"Infants younger than two to three months of age should avoid crowded indoor gatherings and anyone who is sick or unwell," she says. "Hand-washing prior to handling of babies is also helpful in avoiding transmission of different circulating illnesses. Any sign of fever above 100.4F, irritability or inconsolability, rash, or unusual symptoms in infants under two months should be checked by a pediatrician," she notes.

Siddiqui’s recommendation? Check in with your pediatrician for guidance on any symptom that concerns you at any time.

How did this outbreak start?

Health experts don't seem to know the root cause of the current parechovirus outbreak, which has been reported across multiple states. As for why some cases have been severe, Siddiqui says it may tragically be a matter of those children not being diagnosed with tests that more accurately identify parechovirus. "According to the CDC reports, it may be because there are better ways to test for parechovirus in blood and spinal fluid,” she explains. “The CDC has recommended testing of infants presenting with severe meningitis-like symptoms to be tested for parechovirus if no other cause is identified."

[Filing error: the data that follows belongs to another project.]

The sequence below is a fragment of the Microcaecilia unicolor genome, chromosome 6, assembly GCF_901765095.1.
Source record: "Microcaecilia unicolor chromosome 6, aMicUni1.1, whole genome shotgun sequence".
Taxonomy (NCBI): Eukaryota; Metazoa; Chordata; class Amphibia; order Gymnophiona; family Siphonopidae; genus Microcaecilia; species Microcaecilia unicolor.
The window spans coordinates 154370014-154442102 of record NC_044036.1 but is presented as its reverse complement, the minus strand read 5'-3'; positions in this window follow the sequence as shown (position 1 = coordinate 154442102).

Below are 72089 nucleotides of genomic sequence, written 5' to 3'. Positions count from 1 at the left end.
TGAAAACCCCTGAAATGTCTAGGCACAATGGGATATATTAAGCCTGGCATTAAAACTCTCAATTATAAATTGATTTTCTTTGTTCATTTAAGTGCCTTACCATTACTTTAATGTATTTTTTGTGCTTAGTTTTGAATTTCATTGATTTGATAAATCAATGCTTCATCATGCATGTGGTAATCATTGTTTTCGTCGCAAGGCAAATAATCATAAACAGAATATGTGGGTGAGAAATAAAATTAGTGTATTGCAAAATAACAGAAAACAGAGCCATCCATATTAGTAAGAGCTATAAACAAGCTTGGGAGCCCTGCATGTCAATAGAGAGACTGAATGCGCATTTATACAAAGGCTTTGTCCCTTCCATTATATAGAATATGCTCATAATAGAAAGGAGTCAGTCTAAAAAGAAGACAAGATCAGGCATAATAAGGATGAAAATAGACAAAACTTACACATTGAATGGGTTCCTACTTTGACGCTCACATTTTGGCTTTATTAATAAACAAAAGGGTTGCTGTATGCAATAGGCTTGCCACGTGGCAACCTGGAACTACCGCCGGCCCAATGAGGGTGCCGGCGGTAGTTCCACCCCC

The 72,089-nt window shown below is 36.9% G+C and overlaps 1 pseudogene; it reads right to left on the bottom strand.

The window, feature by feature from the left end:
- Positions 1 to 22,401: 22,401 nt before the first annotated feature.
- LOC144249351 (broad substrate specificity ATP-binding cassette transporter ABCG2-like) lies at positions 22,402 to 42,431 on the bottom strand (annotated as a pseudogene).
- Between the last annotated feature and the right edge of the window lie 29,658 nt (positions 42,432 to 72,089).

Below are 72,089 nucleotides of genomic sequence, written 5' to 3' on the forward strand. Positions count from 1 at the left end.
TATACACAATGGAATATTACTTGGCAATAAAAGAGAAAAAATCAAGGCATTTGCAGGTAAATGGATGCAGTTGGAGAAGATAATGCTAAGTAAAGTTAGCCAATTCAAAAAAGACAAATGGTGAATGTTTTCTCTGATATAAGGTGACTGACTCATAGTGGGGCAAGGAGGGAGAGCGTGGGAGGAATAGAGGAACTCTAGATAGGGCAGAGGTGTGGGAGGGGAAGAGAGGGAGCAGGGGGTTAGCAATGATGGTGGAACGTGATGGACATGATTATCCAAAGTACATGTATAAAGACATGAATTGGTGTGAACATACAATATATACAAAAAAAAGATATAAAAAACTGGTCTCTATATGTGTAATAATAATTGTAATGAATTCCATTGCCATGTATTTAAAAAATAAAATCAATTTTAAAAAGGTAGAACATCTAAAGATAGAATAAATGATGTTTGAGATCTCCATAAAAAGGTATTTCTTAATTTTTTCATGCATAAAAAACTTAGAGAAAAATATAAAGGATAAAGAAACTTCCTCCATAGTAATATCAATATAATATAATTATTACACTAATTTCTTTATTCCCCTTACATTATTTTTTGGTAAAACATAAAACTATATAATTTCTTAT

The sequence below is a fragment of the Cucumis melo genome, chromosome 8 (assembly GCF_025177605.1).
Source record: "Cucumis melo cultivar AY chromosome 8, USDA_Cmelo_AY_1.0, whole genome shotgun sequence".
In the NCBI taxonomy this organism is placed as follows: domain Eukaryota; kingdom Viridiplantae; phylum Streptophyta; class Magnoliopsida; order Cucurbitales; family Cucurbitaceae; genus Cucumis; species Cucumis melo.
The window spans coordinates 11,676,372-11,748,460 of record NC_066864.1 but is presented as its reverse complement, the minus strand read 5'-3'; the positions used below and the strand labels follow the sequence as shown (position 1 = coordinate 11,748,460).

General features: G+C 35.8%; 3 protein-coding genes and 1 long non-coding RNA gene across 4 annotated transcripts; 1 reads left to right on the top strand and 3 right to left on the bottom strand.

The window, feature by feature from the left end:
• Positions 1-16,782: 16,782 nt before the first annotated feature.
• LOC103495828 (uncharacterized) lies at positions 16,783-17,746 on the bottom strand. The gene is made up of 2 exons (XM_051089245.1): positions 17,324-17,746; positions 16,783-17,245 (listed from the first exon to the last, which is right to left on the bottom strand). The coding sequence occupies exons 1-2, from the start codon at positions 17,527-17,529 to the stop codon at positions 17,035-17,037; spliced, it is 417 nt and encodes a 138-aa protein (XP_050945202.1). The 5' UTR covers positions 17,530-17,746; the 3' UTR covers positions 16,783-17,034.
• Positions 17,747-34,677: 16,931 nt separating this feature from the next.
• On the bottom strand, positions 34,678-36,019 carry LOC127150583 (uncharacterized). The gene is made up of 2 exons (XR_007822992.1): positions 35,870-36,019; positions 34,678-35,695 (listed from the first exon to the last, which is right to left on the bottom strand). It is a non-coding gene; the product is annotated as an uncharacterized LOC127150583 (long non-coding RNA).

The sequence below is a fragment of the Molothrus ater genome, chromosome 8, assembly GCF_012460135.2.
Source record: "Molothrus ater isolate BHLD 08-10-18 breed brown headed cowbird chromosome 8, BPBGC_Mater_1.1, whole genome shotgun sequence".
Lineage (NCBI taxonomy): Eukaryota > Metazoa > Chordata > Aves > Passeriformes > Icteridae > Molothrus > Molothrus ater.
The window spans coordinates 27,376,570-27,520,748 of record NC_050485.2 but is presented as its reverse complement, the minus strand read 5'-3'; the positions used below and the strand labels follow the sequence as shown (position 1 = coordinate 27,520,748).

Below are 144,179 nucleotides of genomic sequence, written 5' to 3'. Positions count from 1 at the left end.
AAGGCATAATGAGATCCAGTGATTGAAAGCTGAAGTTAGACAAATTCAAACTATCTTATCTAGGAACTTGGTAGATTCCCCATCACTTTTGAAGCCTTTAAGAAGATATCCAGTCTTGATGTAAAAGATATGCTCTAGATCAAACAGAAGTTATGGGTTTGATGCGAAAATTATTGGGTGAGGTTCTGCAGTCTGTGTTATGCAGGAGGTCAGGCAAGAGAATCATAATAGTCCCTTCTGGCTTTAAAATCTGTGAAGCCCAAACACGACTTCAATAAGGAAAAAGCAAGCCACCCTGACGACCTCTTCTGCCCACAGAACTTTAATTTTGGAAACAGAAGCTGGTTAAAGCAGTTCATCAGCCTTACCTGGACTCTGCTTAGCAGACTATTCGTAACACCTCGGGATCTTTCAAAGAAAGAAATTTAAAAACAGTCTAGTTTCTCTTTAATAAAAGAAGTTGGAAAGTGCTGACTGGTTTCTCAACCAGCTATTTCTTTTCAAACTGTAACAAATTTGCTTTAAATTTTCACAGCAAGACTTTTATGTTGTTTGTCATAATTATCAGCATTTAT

As with all contagious illnesses, prevention is vital, she notes. "It is important to remember that all babies under two months of age should avoid exposure to anyone who is sick, or those who are around others who are sick. They do not have a fully developed immune system and may not be able to prevent severe illness, while older children and adults are generally able to fight off parechovirus with relatively mild symptoms," she says.

"Hand-washing with soap and water before and after meals and use of the restroom will help in preventing spread," she adds. "Viral spread can be through respiratory droplets and fecal-oral contamination," which is why keeping hands and surfaces clean is essential.

What Ronan's Mom Wants You To Know

After the loss of her baby boy, Ronan, at just 34 days old in June, Kat DeLancy tells Scary Mommy what she wants other parents to know about this virus: "The advice I'd give to parents is listen to your gut — even if you do not have a medical degree, you know your baby better than anyone else. If you suspect something is wrong, make sure your concerns are heard."